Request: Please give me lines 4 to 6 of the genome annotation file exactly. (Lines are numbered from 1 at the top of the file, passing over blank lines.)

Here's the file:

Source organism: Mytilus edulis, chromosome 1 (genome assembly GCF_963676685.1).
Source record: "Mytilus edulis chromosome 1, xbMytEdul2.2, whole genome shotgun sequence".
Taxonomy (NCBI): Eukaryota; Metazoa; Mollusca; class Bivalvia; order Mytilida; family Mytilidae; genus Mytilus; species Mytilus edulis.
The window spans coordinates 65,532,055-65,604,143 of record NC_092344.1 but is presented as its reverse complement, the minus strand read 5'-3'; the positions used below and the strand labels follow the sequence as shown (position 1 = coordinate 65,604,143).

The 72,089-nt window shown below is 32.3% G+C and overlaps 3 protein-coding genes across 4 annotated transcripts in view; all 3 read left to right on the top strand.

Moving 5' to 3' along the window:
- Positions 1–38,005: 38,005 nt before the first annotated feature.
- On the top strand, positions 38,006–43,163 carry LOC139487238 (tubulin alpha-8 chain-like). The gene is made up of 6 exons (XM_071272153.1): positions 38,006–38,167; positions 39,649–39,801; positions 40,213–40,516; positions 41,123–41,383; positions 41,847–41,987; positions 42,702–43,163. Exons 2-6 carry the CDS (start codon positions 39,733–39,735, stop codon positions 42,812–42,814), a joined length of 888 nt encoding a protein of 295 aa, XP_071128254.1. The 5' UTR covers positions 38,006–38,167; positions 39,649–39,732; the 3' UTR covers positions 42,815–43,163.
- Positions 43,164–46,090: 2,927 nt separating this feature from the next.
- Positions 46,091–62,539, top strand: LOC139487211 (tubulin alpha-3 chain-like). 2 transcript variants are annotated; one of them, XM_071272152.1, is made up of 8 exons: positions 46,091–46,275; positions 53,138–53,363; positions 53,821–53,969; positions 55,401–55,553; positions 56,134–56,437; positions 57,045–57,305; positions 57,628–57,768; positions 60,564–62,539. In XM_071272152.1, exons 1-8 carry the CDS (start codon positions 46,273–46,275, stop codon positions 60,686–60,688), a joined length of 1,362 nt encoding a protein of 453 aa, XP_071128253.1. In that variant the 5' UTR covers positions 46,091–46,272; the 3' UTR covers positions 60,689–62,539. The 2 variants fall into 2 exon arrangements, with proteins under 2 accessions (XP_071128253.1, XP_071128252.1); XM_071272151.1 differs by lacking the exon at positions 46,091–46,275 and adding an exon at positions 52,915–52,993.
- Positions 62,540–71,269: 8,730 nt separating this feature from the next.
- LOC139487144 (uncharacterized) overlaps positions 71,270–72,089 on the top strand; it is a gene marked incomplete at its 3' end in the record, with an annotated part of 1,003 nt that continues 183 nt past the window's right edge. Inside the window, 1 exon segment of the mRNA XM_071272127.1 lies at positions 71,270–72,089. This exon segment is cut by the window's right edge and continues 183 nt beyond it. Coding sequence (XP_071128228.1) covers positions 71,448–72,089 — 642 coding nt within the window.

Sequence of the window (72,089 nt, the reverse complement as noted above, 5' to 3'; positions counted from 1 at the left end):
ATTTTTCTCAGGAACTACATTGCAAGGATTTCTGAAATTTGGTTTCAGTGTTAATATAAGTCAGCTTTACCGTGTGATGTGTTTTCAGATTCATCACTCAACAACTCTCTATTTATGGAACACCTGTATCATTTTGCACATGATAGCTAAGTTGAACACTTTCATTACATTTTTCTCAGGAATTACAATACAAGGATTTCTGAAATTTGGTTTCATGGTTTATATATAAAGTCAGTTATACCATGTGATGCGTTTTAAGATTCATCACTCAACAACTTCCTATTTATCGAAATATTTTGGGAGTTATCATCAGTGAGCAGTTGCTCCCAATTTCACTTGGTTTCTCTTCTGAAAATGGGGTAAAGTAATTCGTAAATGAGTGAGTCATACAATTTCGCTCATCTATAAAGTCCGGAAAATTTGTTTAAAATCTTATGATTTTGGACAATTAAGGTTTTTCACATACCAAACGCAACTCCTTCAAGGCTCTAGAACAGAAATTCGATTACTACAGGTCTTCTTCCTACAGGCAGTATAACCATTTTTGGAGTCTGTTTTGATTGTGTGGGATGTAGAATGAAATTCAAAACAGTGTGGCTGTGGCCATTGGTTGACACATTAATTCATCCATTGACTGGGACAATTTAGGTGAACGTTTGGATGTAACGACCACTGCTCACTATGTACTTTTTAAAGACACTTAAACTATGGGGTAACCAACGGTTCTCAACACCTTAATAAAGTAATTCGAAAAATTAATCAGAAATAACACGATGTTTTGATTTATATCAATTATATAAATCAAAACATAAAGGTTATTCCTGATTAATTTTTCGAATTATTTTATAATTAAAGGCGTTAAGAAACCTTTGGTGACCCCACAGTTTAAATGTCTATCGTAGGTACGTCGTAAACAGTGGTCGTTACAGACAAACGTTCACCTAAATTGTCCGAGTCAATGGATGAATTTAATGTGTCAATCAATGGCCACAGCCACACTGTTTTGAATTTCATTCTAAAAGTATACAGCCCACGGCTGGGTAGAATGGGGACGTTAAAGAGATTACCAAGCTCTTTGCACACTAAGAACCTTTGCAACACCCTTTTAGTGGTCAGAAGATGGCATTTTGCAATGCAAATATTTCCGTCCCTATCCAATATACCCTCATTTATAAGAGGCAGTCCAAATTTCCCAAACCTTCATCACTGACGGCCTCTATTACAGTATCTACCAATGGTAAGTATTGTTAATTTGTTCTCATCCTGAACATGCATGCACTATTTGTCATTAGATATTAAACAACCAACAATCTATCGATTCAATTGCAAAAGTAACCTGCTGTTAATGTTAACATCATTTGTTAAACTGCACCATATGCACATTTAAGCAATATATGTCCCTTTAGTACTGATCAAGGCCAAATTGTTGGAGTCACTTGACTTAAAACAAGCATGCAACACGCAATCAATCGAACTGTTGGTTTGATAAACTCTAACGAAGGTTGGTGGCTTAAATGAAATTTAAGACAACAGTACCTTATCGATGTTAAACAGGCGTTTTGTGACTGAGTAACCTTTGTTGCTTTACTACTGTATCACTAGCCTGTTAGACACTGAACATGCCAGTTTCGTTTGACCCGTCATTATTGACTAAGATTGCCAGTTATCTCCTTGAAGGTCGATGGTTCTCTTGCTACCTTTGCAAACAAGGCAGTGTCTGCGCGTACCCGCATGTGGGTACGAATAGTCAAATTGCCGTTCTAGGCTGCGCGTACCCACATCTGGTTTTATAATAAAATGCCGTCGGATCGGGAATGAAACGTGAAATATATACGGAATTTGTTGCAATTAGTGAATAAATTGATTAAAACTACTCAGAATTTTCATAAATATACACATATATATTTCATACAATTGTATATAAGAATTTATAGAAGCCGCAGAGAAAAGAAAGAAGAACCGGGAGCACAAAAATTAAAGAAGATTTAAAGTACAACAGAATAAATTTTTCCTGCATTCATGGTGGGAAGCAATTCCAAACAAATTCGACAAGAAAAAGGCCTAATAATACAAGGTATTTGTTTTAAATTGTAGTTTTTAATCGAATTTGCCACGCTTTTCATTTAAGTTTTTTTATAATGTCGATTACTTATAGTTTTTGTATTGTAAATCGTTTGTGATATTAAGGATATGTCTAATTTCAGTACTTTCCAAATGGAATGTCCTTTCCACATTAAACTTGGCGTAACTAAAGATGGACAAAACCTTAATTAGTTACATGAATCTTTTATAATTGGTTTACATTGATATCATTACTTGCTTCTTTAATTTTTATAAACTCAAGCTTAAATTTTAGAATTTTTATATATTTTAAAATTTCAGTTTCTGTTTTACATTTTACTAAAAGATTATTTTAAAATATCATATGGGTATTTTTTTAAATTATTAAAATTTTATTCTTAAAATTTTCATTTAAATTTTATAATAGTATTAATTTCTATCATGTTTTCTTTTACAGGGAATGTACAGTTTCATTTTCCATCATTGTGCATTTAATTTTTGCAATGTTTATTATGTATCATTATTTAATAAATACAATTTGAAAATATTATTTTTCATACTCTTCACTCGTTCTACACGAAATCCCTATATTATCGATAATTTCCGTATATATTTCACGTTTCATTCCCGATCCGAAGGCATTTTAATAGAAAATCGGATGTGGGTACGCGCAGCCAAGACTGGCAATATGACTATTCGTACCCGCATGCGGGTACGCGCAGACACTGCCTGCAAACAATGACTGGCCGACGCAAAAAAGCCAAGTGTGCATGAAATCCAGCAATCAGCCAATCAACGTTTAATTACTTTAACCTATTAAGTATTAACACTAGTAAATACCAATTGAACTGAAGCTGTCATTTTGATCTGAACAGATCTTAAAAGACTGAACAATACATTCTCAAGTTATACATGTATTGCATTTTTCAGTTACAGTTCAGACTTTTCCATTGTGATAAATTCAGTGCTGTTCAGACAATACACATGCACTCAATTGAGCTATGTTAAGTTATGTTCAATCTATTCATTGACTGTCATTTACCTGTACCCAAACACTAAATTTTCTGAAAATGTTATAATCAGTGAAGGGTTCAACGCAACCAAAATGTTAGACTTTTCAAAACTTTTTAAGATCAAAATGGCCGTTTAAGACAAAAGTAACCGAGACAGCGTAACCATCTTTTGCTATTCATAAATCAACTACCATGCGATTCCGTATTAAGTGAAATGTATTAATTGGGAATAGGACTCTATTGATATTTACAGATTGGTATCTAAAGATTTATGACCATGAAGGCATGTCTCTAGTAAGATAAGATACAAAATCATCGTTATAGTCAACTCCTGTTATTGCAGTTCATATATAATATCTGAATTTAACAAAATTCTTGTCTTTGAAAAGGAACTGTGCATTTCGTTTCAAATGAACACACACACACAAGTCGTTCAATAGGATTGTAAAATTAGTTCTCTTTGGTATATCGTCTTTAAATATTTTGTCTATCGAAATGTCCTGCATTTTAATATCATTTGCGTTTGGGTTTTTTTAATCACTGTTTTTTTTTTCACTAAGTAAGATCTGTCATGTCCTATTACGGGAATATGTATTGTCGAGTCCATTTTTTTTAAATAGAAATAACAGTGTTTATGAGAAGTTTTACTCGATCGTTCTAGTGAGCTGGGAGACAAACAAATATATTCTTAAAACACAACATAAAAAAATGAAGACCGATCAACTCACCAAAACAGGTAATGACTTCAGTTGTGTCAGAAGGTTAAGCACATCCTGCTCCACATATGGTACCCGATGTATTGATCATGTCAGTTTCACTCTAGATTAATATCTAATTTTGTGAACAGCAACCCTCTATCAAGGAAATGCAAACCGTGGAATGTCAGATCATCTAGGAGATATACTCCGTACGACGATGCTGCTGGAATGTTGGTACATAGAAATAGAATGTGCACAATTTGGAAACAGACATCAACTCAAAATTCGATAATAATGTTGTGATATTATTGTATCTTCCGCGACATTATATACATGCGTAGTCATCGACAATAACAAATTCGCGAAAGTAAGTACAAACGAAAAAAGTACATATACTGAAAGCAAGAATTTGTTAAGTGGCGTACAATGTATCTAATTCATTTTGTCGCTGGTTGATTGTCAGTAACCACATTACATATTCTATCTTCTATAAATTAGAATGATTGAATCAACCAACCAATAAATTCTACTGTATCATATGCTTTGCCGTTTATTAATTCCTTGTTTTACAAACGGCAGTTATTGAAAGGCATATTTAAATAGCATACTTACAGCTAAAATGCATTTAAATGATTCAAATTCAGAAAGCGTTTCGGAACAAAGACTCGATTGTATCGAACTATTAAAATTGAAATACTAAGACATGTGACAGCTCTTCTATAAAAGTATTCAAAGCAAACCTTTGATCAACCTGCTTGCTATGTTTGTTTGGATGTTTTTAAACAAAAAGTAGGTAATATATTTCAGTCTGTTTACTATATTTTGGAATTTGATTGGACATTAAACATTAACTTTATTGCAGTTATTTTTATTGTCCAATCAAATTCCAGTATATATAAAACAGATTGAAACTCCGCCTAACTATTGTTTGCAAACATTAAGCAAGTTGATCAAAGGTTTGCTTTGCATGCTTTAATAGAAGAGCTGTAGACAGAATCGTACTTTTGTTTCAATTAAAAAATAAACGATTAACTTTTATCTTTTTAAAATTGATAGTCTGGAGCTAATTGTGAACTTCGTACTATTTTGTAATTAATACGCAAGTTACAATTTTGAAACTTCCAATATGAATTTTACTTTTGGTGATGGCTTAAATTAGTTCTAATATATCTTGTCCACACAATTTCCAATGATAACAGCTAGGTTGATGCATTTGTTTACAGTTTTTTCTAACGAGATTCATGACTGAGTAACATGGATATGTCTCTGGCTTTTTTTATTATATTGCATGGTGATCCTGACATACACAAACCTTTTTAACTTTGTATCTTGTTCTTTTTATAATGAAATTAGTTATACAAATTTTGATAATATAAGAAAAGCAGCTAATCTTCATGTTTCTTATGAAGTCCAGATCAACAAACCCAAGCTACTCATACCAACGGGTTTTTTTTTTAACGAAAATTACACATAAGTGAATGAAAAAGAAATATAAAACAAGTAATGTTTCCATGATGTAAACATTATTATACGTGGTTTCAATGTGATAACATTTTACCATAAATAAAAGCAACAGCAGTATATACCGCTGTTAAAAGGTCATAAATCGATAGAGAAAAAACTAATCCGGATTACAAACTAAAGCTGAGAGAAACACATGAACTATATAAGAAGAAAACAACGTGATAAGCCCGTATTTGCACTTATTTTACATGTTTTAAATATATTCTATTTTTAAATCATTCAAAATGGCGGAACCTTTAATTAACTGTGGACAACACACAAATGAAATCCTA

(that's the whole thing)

The window spans coordinates 65,532,055-65,604,143 of record NC_092344.1 but is presented as its reverse complement, the minus strand read 5'-3'; the positions used below and the strand labels follow the sequence as shown (position 1 = coordinate 65,604,143).

The 72,089-nt window shown below is 32.3% G+C and overlaps 3 protein-coding genes across 4 annotated transcripts in view; all 3 read left to right on the top strand.

Moving 5' to 3' along the window: